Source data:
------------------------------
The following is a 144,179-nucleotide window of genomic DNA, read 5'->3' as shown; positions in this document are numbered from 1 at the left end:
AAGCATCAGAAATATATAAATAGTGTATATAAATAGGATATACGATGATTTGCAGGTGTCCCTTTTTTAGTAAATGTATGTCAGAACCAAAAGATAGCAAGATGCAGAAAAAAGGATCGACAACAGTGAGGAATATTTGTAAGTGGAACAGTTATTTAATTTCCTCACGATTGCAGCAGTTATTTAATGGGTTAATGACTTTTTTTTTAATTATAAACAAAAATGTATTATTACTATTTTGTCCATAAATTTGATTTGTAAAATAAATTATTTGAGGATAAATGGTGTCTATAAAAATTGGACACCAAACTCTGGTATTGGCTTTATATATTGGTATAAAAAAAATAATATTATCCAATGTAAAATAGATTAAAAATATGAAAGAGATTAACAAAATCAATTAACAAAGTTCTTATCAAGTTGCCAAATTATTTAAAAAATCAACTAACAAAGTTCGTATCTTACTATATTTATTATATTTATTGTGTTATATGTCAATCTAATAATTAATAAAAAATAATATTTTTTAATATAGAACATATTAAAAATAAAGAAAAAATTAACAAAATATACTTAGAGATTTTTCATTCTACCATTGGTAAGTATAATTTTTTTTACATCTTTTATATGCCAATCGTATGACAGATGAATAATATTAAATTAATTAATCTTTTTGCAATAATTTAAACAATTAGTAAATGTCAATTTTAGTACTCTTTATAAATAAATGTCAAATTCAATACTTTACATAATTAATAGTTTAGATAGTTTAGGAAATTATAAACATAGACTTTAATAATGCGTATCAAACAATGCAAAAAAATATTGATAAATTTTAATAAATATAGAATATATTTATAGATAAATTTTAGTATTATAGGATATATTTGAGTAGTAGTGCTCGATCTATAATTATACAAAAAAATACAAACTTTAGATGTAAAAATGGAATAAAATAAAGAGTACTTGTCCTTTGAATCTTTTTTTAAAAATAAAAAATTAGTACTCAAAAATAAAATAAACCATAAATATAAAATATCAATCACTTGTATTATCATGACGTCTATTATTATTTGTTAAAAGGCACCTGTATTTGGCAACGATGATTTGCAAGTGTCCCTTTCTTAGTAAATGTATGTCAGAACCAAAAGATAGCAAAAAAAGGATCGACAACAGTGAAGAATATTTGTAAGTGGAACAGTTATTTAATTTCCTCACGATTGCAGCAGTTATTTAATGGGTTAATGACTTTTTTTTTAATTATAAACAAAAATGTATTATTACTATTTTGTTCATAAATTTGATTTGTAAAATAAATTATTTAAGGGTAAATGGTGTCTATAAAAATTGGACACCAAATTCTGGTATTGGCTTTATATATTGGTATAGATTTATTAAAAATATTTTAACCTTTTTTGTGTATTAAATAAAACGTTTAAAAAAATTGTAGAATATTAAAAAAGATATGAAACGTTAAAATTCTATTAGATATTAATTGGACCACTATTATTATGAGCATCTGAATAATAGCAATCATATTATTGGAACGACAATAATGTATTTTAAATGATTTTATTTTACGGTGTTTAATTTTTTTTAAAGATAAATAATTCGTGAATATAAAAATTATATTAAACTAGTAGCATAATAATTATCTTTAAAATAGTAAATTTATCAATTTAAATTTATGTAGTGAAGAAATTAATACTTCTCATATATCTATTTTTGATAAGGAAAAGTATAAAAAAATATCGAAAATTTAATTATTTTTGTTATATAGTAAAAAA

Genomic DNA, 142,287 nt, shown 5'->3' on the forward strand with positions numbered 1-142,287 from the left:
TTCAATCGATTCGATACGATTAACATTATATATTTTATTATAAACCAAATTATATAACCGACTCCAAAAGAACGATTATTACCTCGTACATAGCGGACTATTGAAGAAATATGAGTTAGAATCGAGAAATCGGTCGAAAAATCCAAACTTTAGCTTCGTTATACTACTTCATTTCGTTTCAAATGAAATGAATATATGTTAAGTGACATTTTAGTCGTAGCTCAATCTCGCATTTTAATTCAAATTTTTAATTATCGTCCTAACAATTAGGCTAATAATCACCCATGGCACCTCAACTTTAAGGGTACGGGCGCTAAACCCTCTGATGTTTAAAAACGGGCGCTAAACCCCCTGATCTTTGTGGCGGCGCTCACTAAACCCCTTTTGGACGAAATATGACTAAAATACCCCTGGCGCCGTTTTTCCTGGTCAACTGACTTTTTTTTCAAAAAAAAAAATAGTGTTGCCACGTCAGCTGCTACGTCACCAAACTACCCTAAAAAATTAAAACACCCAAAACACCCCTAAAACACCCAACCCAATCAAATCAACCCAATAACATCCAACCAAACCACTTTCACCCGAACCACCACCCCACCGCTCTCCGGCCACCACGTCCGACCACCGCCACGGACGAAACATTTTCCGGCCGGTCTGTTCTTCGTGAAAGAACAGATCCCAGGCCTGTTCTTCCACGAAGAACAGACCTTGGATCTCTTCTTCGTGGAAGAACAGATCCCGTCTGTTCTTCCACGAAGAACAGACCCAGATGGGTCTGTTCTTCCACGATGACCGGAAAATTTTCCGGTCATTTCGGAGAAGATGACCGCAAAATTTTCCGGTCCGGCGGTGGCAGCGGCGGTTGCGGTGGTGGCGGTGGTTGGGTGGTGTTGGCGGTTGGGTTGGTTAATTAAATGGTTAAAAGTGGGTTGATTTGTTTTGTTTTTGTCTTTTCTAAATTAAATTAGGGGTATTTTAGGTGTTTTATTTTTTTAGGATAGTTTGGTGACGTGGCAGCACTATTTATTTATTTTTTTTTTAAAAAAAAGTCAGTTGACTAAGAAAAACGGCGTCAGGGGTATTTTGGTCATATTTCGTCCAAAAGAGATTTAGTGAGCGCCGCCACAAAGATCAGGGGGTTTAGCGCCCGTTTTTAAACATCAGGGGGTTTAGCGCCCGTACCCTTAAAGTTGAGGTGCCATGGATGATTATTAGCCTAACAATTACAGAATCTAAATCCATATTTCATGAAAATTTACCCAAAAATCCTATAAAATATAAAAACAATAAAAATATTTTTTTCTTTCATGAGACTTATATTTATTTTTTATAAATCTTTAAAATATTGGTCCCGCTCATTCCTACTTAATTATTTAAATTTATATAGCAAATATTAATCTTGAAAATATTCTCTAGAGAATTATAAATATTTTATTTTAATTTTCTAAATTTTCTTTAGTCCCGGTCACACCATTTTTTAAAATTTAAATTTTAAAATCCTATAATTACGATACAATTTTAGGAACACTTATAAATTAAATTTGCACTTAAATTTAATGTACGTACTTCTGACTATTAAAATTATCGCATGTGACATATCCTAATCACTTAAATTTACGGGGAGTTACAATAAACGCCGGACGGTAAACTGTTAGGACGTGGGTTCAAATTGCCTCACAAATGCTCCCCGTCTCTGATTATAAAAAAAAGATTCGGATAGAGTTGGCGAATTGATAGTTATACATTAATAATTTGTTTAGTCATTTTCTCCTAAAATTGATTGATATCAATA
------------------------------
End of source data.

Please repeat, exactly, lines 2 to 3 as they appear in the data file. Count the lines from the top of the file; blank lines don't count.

AAGCATCAGAAATATATAAATAGTGTATATAAATAGGATATACGATGATTTGCAGGTGTCCCTTTTTTAGTAAATGTATGTCAGAACCAAAAGATAGCAAGATGCAGAAAAAAGGATCGACAACAGTGAGGAATATTTGTAAGTGGAACAGTTATTTAATTTCCTCACGATTGCAGCAGTTATTTAATGGGTTAATGACTTTTTTTTTAATTATAAACAAAAATGTATTATTACTATTTTGTCCATAAATTTGATTTGTAAAATAAATTATTTGAGGATAAATGGTGTCTATAAAAATTGGACACCAAACTCTGGTATTGGCTTTATATATTGGTATAAAAAAAATAATATTATCCAATGTAAAATAGATTAAAAATATGAAAGAGATTAACAAAATCAATTAACAAAGTTCTTATCAAGTTGCCAAATTATTTAAAAAATCAACTAACAAAGTTCGTATCTTACTATATTTATTATATTTATTGTGTTATATGTCAATCTAATAATTAATAAAAAATAATATTTTTTAATATAGAACATATTAAAAATAAAGAAAAAATTAACAAAATATACTTAGAGATTTTTCATTCTACCATTGGTAAGTATAATTTTTTTTACATCTTTTATATGCCAATCGTATGACAGATGAATAATATTAAATTAATTAATCTTTTTGCAATAATTTAAACAATTAGTAAATGTCAATTTTAGTACTCTTTATAAATAAATGTCAAATTCAATACTTTACATAATTAATAGTTTAGATAGTTTAGGAAATTATAAACATAGACTTTAATAATGCGTATCAAACAATGCAAAAAAATATTGATAAATTTTAATAAATATAGAATATATTTATAGATAAATTTTAGTATTATAGGATATATTTGAGTAGTAGTGCTCGATCTATAATTATACAAAAAAATACAAACTTTAGATGTAAAAATGGAATAAAATAAAGAGTACTTGTCCTTTGAATCTTTTTTTAAAAATAAAAAATTAGTACTCAAAAATAAAATAAACCATAAATATAAAATATCAATCACTTGTATTATCATGACGTCTATTATTATTTGTTAAAAGGCACCTGTATTTGGCAACGATGATTTGCAAGTGTCCCTTTCTTAGTAAATGTATGTCAGAACCAAAAGATAGCAAAAAAAGGATCGACAACAGTGAAGAATATTTGTAAGTGGAACAGTTATTTAATTTCCTCACGATTGCAGCAGTTATTTAATGGGTTAATGACTTTTTTTTTAATTATAAACAAAAATGTATTATTACTATTTTGTTCATAAATTTGATTTGTAAAATAAATTATTTAAGGGTAAATGGTGTCTATAAAAATTGGACACCAAATTCTGGTATTGGCTTTATATATTGGTATAGATTTATTAAAAATATTTTAACCTTTTTTGTGTATTAAATAAAACGTTTAAAAAAATTGTAGAATATTAAAAAAGATATGAAACGTTAAAATTCTATTAGATATTAATTGGACCACTATTATTATGAGCATCTGAATAATAGCAATCATATTATTGGAACGACAATAATGTATTTTAAATGATTTTATTTTACGGTGTTTAATTTTTTTTAAAGATAAATAATTCGTGAATATAAAAATTATATTAAACTAGTAGCATAATAATTATCTTTAAAATAGTAAATTTATCAATTTAAATTTATGTAGTGAAGAAATTAATACTTCTCATATATCTATTTTTGATAAGGAAAAGTATAAAAAAATATCGAAAATTTAATTATTTTTGTTATATAGTAAAAAA

Genomic DNA, 142,287 nt, shown 5'->3' on the forward strand with positions numbered 1-142,287 from the left: